Reducing the mold nightmare in your home

In the past year, several News and Views articles have dealt with cleaning up household mold problems. Unfortunately, indoor mold problems in the area have grown worse due to the wet conditions we have experienced this year.

Several of the calls in the Fauquier office were heart-wrenching ... families whose homes were so inundated with mold that they were unlivable; families who had spent thousands of dollars hiring a company to clean the mold, only to have it return quickly; and families who are enduring a never-ending cycle of severe respiratory illnesses.

It is for this reason that today’s article focuses on reducing mold risks before they are problematic. Even if you do not now have a mold problem in your home, this article is relevant to you. Mold is everywhere, but especially prevalent in moist or humid climates, near trees, a stream, swimming pool or anywhere else moss may grow.

Since this describes most of Virginia, I encourage you to take few minutes to read this article and consider simple steps you can take to protect your home investment and your health.

Molds are part of the natural environment and can grow on almost any matter. It is impossible to completely eliminate mold and mold spores indoors, because they can be found in house dust or floating through the air.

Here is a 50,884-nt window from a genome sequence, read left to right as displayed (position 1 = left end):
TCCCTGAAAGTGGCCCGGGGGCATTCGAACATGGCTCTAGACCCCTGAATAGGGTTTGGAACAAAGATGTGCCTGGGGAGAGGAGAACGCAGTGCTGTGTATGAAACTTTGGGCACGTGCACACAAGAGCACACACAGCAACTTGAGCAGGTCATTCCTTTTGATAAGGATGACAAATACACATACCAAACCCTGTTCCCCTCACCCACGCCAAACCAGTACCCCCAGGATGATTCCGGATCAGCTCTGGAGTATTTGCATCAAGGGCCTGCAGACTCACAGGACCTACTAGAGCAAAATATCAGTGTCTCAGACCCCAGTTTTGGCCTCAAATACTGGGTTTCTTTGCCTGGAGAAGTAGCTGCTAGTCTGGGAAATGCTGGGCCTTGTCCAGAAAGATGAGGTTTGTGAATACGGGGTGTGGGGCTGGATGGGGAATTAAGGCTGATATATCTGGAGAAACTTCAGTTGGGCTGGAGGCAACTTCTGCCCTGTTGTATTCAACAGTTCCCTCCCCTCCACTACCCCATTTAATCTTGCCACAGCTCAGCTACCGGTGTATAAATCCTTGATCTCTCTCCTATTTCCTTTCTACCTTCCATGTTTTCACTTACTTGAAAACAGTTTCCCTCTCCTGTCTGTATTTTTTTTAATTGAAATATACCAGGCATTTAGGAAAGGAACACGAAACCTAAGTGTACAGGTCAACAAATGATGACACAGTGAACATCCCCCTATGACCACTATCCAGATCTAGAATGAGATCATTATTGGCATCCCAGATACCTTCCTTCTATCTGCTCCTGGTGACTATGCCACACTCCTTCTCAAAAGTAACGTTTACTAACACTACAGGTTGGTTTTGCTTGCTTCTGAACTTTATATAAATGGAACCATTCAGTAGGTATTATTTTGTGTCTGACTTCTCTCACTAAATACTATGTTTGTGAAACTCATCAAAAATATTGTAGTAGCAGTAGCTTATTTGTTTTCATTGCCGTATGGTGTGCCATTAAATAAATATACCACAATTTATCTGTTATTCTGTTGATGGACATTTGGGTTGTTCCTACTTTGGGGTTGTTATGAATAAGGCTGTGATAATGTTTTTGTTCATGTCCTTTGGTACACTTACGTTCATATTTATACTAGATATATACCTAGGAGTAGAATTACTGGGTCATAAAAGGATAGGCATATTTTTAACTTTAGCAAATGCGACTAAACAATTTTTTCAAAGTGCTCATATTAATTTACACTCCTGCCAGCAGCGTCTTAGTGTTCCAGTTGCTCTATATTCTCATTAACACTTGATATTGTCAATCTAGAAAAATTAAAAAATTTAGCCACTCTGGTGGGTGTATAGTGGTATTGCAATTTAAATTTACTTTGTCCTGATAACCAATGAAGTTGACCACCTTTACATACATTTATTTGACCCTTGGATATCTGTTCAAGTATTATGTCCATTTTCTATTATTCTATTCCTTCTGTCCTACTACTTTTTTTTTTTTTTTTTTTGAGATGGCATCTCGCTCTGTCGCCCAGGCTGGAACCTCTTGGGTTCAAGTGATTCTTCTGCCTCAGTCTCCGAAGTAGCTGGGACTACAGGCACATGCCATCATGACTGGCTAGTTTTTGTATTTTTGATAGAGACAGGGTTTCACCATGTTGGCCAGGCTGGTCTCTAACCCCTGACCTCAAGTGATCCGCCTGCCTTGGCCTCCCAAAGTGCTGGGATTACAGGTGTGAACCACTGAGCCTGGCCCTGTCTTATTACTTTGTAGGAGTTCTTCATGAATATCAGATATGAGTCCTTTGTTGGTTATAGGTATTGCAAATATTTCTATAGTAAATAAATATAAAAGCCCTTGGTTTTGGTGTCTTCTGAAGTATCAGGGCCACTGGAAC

There is no practical way to eliminate all mold and mold spores in the indoor environment; the way to control indoor mold growth is to control moisture and temperature.

Recommendations from the Center for Disease Control:

  • Keep the humidity level in the house between 40 and 60 percent. Humidity in the home can be measured with a humidity sensor available at hardware stores. Use an air-conditioner or a dehumidifier during humid months to further reduce humidity levels.
  • Be sure the home has adequate ventilation, including exhaust fans. Stagnant air can quickly become problematic in warm, moist conditions.
  • Add mold inhibitors to paints before application. But even if all the paint in your home has this mold inhibitor, you must properly maintain the humidity and temperature levels.
  • Clean bathrooms with mold-killing products.
  • Do not carpet bathrooms and basements.
  • Remove or replace previously soaked carpets and upholstery.
  • Reduce condensation on cold surfaces by insulating. Examples of such surfaces include air-conditioning ducts, cold water pipes, etc.
  • Routinely check potential problem spots, such as the bathroom and laundry, for moisture and moldy odors.
  • Fix leaks in pipes, and investigate any damp areas around tubs and sinks.
  • Vacuum and clean surfaces frequently.

During this spring, when rains are frequent, pay special attention to mold prevention. It is an investment from which your entire family will profit.

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